After Brahms' successful Sextet No. 1 in B flat Major, Op. 18 was published in 1862, he embarked on a second in September 1864, which was completed the following May. It was published in 1866, and the first performance followed on February 3, 1867, in Vienna. Quieter and more reflective than the first sextet, the second did not achieve the immediate success enjoyed by its predecessor. During the composition of the Second Sextet, Brahms kept the work to himself. Brahms' relationship with Agathe von Siebold, a singer in Göttingen for whom he had composed the Lieder, Op. 14 and Op. 19, had reached a point of such intensity that both she and her friends assumed an engagement was imminent. Brahms was intent on continuing to see Siebold, although he did not wish to "wear fetters," as he put it in a letter to her. Siebold broke off the relationship, leaving Brahms despondent. The Sextet, Op. 36, is really dedicated to her. Three times near the end of the first-movement exposition the first and second violins, together, spell "Agathe" by playing the pitches A-G-A-D-H-E ("H" is the German designation for B natural). After the composition of the Sextet, Brahms noted to a friend, "Here I have freed myself from my last love."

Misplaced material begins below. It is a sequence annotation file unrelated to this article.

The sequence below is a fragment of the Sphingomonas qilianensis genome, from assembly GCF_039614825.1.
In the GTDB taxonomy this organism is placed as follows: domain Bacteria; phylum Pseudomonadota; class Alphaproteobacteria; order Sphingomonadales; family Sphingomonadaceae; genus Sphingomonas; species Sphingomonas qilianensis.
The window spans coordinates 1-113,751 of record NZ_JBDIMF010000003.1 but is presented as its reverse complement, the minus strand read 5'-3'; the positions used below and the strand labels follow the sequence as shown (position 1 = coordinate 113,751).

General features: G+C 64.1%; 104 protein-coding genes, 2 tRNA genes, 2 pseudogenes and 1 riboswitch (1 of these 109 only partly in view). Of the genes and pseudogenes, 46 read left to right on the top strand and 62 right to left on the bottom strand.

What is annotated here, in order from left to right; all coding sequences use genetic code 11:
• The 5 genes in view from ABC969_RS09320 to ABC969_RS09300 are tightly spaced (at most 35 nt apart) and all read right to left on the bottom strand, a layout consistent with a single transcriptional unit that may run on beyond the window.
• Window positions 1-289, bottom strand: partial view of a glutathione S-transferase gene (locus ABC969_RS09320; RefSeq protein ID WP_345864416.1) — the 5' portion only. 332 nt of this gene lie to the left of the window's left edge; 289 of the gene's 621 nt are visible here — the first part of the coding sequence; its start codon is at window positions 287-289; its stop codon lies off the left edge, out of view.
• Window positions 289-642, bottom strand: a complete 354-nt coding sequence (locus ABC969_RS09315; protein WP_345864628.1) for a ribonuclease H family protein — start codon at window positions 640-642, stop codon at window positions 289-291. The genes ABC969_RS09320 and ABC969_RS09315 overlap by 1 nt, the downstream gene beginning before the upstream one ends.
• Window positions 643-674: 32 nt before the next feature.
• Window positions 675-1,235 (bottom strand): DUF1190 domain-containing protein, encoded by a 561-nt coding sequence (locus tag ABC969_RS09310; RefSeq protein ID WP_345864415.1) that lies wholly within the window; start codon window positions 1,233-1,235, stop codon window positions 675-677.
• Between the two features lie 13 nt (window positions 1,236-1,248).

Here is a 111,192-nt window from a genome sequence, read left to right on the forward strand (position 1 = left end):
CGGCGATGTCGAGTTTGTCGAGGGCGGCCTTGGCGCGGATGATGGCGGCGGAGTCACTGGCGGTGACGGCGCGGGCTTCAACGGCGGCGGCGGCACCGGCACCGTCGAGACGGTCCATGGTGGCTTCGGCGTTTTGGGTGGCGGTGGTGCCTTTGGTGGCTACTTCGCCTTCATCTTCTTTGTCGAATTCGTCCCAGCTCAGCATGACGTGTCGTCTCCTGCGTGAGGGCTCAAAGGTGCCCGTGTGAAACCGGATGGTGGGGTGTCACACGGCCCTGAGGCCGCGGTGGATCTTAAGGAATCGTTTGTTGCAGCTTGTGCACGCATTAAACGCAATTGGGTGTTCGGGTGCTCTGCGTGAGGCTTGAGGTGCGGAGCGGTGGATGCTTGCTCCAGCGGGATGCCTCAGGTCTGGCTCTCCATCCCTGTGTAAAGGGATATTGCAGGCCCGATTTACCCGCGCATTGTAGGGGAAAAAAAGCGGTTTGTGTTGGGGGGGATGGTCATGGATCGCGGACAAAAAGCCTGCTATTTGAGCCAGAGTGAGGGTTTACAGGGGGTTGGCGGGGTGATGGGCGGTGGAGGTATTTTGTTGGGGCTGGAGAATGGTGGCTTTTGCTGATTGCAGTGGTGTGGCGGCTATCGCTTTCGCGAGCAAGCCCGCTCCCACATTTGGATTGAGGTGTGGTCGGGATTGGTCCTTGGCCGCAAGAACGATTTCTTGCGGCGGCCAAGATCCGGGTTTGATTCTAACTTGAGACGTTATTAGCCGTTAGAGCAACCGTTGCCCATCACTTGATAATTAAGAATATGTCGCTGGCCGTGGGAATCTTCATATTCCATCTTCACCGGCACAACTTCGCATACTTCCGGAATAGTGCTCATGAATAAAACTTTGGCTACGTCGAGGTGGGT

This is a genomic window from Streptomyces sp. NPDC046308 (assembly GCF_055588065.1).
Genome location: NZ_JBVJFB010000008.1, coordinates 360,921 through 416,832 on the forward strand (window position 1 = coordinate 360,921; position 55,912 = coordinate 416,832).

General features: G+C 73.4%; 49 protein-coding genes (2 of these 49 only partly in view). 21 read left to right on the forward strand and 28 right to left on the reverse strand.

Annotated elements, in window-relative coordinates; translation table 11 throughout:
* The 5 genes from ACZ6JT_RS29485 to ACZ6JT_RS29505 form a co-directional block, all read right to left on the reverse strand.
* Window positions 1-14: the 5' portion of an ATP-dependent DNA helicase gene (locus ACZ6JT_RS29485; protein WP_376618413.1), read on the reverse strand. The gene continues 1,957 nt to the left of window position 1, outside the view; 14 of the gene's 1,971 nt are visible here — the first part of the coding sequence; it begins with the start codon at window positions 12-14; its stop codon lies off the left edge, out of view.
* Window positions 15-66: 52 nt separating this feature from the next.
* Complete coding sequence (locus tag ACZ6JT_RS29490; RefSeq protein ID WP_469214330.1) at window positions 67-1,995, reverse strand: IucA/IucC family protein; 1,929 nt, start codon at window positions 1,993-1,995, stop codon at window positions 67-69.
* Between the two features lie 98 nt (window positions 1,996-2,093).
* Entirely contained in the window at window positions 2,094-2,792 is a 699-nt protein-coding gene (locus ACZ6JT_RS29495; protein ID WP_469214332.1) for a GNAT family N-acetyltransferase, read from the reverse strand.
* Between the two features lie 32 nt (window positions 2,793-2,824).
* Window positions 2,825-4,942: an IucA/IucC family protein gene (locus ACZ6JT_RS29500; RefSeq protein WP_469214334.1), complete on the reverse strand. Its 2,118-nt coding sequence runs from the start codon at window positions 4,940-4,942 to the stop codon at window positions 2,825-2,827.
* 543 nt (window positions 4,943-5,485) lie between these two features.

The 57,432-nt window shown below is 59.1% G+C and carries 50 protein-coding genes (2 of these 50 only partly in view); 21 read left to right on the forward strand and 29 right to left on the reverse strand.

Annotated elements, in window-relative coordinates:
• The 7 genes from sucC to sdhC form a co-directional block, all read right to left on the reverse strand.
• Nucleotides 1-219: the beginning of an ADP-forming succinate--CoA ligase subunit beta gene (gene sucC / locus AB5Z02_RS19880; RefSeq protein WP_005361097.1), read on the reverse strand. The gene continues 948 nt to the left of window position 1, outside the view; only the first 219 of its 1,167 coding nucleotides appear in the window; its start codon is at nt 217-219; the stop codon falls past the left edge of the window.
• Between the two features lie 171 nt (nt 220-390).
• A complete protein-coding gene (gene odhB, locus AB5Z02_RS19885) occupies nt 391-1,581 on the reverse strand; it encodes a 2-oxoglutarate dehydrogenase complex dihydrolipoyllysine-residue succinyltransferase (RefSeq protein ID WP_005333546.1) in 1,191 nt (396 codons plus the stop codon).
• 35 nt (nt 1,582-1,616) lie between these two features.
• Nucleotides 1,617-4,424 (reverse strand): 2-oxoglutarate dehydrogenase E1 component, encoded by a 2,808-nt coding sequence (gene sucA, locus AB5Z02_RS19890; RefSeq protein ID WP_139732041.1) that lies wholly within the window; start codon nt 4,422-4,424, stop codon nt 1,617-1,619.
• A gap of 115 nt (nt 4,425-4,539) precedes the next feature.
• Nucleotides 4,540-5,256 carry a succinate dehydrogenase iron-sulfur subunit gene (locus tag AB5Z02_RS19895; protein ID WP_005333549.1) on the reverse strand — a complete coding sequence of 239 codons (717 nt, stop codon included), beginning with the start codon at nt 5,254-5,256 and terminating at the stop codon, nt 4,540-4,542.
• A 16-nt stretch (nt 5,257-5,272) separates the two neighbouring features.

The themes of all four movements are related. The first opens with a rising fifth that proceeds up a half step, only to leap up another fifth. The theme of the Adagio third movement follows the same pattern except the leaps are fourths separated by a whole step. The tremolo opening of the fourth movement includes leaps of fourths and fifths and movement by whole steps, while these same intervals permeate the ensuing thematic material. Leaps of fourths and fifths are buried in the accompaniment of the Scherzo, while the Trio theme features the original pattern in the opposite direction.
From the beginning, the ambivalent main theme of the Allegro ma non troppo first movement shifts between G major and E flat major, a repeated G - F sharp tremolo in the first viola providing the only anchor in the nebulous first 30 measures. The tremolo permeates the entire development section of the lengthy movement, the coda of which presents the main theme fully in G major, without the E flat inflections.
Instead of placing a slow movement second, Brahms follows the Allegro with a somewhat gloomy, minor mode Scherzo in 2/4 meter. A jocular central section, shifting to the major and a 3/4 meter, provides a foil to the mood of the Scherzo. The pensive Adagio, a set of five variations with a coda, contains some of the most dense contrapuntal layering of the sextet. The stormy finale is a combination of rondo and sonata forms. The opening six measures reappear several times on different harmonies, dominating the texture of the movement.